Reese Rose Design
A user interface that helps biomedical researchers discover treatments for rare diseases faster than ever.
  • Role
    Principal Product Designer
  • Duration
    Eight Months
  • Tools
    Figma, Zoom, and Maze
If you are interested in viewing the live site, please contact me at to schedule a walkthrough!
The National Center for Advancing Translational Sciences (NCATS) launched the Biomedical Data Translator program in 2016 to help translational scientists and researchers connect patient data with corresponding research, symptoms, gene associations, drug relationships, and more.
In 2021, the Translator User Interface Team was formed to develop an interface for translational scientists and researchers to easily generate a manageable list of potential treatments for rare diseases and expedite the prescription of those life-changing therapeutics. Across hundreds of biomedical databases and journals there are often dozens of synonyms for a single term, each with a unique set of supporting evidence for thousands of known or potential treatments. However, many scientists are unable to use these other tools due to lack of experience with JSON and other computer programming languages, forcing reliance on their more tech-savvy colleagues to compose their research queries.
To use the Translator-affiliated biomedical research tool ARAX, users must write their questions in JSON. Their answers are viewable as a list that contains thousands of often duplicate results or as an overwhelming knowledge graph.
Once a query is run, researchers dig through thousands of results, massive graphs of how the results affect the selected disease, and large quantities of evidence before running the query several more times with multiple synonyms for each term. I demonstrated a series of wireframes to our shareholders and dozens of usability testing participants to discover what layout and workflow made natural language searching, filterable results, complex evidence, and graphs easy for biomedical researchers to understand, investigate, and trust.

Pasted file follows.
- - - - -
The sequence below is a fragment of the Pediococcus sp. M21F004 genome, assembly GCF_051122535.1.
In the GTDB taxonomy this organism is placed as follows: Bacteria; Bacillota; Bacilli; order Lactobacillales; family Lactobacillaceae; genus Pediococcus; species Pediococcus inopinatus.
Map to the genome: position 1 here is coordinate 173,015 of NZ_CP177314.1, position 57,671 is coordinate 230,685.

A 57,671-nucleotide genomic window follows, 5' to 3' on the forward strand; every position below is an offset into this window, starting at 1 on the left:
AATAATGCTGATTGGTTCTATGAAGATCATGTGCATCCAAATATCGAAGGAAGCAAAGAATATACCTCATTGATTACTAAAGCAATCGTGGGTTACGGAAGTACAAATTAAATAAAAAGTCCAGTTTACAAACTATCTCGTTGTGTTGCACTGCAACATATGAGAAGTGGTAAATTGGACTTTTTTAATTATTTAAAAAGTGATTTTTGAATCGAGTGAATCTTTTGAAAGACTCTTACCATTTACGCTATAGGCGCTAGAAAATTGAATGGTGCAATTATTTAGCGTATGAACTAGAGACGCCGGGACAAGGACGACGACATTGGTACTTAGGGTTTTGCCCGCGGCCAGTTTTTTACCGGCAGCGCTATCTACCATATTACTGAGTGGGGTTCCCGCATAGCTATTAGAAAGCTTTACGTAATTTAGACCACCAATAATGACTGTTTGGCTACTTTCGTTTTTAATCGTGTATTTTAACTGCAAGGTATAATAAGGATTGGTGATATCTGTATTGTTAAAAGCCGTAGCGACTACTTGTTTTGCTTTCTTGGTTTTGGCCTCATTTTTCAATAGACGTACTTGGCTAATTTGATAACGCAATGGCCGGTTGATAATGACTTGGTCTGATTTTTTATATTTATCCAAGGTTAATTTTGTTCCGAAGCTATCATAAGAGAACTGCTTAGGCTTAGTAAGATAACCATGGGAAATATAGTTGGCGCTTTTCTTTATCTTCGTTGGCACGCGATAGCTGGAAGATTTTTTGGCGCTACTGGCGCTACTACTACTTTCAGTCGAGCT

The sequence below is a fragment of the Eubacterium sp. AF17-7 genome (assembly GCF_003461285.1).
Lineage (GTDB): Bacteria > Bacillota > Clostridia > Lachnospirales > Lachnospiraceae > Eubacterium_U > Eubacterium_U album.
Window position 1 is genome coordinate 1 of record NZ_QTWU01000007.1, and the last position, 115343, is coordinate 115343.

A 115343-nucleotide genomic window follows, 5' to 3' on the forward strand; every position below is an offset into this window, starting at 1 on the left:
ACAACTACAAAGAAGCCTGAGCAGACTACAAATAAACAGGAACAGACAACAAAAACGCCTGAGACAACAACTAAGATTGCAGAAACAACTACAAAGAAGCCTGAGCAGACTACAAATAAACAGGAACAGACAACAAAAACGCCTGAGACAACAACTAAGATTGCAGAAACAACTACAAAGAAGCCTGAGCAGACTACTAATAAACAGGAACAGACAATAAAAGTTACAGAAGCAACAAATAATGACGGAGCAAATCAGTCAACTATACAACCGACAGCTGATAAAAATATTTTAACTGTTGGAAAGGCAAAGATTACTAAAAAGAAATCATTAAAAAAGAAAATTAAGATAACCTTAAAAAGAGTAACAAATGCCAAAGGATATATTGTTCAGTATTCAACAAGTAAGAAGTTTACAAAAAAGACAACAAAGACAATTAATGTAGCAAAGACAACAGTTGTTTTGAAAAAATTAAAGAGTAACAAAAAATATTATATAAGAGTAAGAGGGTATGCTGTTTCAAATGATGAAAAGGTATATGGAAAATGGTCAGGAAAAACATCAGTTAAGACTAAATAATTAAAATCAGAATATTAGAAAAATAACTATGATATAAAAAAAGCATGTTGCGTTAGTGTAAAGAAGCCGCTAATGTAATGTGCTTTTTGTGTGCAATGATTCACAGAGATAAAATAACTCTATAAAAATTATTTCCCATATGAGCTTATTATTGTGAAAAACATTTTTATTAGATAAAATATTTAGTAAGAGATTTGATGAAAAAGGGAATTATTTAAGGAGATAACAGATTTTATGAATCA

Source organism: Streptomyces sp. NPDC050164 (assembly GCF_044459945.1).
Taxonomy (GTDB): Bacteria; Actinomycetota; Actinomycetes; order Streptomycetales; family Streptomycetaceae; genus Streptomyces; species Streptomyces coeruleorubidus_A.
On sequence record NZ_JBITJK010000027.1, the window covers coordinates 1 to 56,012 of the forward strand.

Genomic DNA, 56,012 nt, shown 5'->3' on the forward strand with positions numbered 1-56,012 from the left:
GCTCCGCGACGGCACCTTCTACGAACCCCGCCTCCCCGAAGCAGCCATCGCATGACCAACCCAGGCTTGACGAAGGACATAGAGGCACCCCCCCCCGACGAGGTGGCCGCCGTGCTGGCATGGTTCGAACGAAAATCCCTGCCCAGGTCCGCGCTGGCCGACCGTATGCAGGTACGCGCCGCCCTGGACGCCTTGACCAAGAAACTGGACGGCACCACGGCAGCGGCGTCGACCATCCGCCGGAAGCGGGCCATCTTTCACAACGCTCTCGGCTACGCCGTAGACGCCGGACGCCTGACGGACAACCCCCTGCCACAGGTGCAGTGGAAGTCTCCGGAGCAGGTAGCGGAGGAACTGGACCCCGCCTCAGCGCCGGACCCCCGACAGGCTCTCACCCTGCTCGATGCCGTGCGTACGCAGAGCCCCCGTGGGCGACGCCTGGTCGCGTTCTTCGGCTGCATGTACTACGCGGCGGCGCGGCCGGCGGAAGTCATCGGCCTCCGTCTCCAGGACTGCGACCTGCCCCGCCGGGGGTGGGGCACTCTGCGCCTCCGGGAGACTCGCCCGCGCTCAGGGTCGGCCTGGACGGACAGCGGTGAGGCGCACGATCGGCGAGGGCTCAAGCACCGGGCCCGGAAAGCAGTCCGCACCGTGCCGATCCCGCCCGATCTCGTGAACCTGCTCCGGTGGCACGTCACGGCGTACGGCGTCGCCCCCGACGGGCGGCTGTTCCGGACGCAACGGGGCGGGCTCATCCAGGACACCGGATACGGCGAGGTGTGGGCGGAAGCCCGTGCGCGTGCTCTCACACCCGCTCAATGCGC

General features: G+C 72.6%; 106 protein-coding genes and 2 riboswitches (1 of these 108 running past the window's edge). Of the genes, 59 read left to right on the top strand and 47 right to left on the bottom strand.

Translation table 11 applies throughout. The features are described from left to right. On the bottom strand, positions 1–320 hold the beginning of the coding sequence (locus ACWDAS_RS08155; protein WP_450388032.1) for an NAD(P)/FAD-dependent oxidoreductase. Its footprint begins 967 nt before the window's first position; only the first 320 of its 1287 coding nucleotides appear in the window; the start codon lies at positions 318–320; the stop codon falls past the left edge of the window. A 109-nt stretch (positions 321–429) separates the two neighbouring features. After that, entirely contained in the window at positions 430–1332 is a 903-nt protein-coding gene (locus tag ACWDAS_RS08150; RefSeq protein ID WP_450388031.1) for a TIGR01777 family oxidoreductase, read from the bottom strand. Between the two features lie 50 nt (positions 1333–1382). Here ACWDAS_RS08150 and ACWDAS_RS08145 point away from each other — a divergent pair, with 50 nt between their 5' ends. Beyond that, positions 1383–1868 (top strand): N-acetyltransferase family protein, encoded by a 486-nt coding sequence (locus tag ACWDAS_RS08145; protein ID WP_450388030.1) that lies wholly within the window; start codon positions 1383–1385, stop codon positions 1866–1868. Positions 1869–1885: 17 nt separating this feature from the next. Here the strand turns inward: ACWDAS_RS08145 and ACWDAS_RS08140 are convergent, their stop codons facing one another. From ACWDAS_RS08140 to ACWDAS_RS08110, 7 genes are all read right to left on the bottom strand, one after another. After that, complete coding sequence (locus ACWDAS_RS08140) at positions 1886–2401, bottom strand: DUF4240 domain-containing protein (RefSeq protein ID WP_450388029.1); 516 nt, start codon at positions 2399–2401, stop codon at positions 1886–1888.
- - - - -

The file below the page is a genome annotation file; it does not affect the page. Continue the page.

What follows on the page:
These iterations of the Results Page show a contrast in how the User Interface team expected to handle query building, displaying and filtering the result list, and other actions such as bookmarking publications.
After we defined the minimum viable product using what we had learned from my user research, I developed an atomic design system inspired by the existing NCATS branding with all of the components we would need to be able to build the live site, including graph nodes, popover styles, and filtering options. I then created a high-fidelity prototype with these components and conducted a usability test with translational scientists from a variety of biomedical research institutions.
In this first test, I discovered that users needed to see the publication source for each piece of evidence supporting a result rather than just the source ID or link. To increase users' trust in their results, I added filters for FDA approval status and type of source (clinical trial, publication, etc.). With these changes, I designed a second high-fidelity prototype that was used as a reference to our developers as they implemented a live version of the site for further usability testing.
Tooltips appear frequently throughout Translator to provide definitions or tutorials. Users can send feedback to us so that we can keep improving Translator, and they can quickly return to their result sets via their search history.
If you are interested in viewing the live site, please contact me at to schedule a walkthrough!
With Translator, translational scientists and researchers will be able to discover unexpected treatment paths for the diseases they are interested in. This "creative" answering method will show all possible genes, pathways, and other entities that may treat a disease when a drug is introduced. Translator has already been proven to change patients' lives, and I am excited to see how this interface will continue to evolve.
If you have any questions about this project or any of my other work, please don't hesitate to reach out at
Other Projects
A Telehealth app designed to increase the LGBTQ+ community's access to safe medical providers.
A collaborative system for proactive management of chronic conditions.